Wednesday, January 6, 2021

The Change of Generic Man to Gender-Specific Man

I wrote about this topic previously but added more content here.

Representative Emanuel Cleaver II opened the 117th Congress session with a controversial end to his prayer: “amen and a woman.” Cleaver meant it as a pun to illustrate the current high number of female members of Congress. His intent seems good, though his timing may seem sacrilegious and inappropriate to some.

Others on social media aired their grievances about Cleaver’s pun. For example, conservative commentator Ben Shapiro tweeted:

“Amen” is a Biblical Hebrew word: אמן. It is a word simply meaning “may it be so.” It has nothing to do with the word “man” or “woman” because it is FROM HEBREW. This is some of the dumbest s*** I have ever seen in my life.

This incident illustrates the tension surrounding words and gender politics. Even if intent may be honorable on both sides of an issue, a war of words may still ensue over the definition narrowing and/or broadening of gendered terms.

What do you think about Cleaver's pun on amen?

The Faux Pas

I experienced similar tension during a college class over the Star Trek introduction. In the first few months of my marriage to a Trekkie, my husband and I watched the original Star Trek where I heard “To boldly go where no man has gone before” with every introduction.

During my Modern American Usage class the next semester, the professor asked for examples of sexist or inclusive language.

“Where no man has gone before,” I said.

Suddenly two or three people in the class objected: “No, it’s ‘where no one has gone before.’”

I cowered, but I knew I was right!

Well, I hadn’t watched Star Trek: Next Generation yet where the creators had changed the introduction to inclusive language. However, my example with theirs showed the evolution of inclusive language from the 60s to the 80s.

Has anyone ever called you out for sexist language? Have you ever called someone out for sexist language? How did the exchange go?

Generic Man

Over thousands of years, our language has narrowed generic human nouns and pronouns into gender-specific nouns and pronouns (or vice versa). Old English used wer to indicate an adult male, but speakers replaced wer with man. The meaning of man meant male or female until AD 1000. But man retained the sense of people for longer. The last original Star Trek introduction (6/23/1969) and Neil Armstrong’s declaration on the moon “One small step for man; one giant leap for mankind” (7/20/1969) illustrate this sense of people until 1969.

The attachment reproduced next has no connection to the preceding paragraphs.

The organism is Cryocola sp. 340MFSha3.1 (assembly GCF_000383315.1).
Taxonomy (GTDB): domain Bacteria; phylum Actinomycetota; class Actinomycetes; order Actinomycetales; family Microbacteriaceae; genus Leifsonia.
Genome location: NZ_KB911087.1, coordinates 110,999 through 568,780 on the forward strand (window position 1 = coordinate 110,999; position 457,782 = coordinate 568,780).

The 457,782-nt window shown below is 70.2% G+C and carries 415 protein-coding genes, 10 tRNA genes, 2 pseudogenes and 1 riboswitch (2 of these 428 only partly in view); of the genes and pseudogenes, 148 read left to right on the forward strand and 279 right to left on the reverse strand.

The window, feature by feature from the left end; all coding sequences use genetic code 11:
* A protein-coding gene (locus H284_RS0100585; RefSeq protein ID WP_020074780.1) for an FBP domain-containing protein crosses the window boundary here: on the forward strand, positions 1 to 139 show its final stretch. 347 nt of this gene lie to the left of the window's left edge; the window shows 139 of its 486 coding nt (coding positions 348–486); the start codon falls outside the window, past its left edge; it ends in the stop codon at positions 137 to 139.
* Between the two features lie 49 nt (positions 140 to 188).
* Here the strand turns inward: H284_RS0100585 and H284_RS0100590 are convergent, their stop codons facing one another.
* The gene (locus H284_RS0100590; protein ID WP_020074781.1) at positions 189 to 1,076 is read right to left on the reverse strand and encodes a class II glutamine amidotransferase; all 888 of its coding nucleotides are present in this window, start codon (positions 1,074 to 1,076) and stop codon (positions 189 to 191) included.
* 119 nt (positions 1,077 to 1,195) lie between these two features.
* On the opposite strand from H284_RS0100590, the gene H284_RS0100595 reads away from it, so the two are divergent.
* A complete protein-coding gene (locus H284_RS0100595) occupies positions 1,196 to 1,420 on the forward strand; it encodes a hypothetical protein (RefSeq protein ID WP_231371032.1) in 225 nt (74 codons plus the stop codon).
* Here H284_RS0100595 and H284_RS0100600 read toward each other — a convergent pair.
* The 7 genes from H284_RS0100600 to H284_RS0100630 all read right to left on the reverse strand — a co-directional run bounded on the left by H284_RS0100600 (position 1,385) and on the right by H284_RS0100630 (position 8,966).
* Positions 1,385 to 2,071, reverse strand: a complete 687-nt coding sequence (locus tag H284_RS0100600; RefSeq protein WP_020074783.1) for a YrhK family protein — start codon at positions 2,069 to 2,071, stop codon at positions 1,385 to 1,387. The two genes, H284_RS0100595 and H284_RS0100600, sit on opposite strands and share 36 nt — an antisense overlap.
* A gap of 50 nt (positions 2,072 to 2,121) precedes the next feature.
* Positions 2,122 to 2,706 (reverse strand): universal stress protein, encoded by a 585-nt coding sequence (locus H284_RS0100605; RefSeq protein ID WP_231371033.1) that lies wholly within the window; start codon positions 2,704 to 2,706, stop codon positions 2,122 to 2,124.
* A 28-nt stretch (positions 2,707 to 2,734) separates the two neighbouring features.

Other terms that use man for the sense people include mankindmanslaughtermanhandle, etc. Mankind has declined in usage over the past 200 years. Humankind seems to have replaced mankind in some instances since 1960. Using Google Books Ngrammankind usage decreased in 1978 as humankind usage increased. Mankind has a slight dip — mostly in the 90s — but it returns to the same percentage in 2019. Interestingly enough, mankind increased in the new Millennium. Humankind doesn’t seem to have replaced mankind as of yet, and the term may never do so.

Screenshot of Ngram

Can you think of other terms with "man" that still retain the sense of people?

The Desire for Gender Neutral Terms Returns

Ironically, as gender-specific terms narrowed, some have a desire for gender-neutral terms again. This desire stems from various legal, diversity, and transgender movements. First, gender-neutral language often simplifies legal language. Second, some desire gender-neutral terms to reflect the gender spectrum. For these dual purposes, House Speaker Nancy Pelosi has proposed to change gender-specific terms to gender-neutral terms in the Congress ethic rules. This proposal has again sparked controversy among politicians.

The issue of gender-neutral versus gender-specific terms encounters controversy because of potential discrimination based on sex, religion, or political persuasion.

How do you feel about the changes in the House Ethic Rules?

Look at a Person’s Intentions

The changes in meaning and terms have been an underlying issue in the culture wars for several decades. This tension will most likely continue. But as it continues, we need to look at people’s intentions behind their words. Like Cleaver and Shapiro, most of us have honorable intentions. Thus, we can draw on our honorable intentions, instead of our desires to be right or not offended, to reach compromises or to kindly disagree. Albeit not everyone will do this, but you and I can choose to do this.

How can we approach each other with a "heart at peace" when addressing conflicts over language usage?

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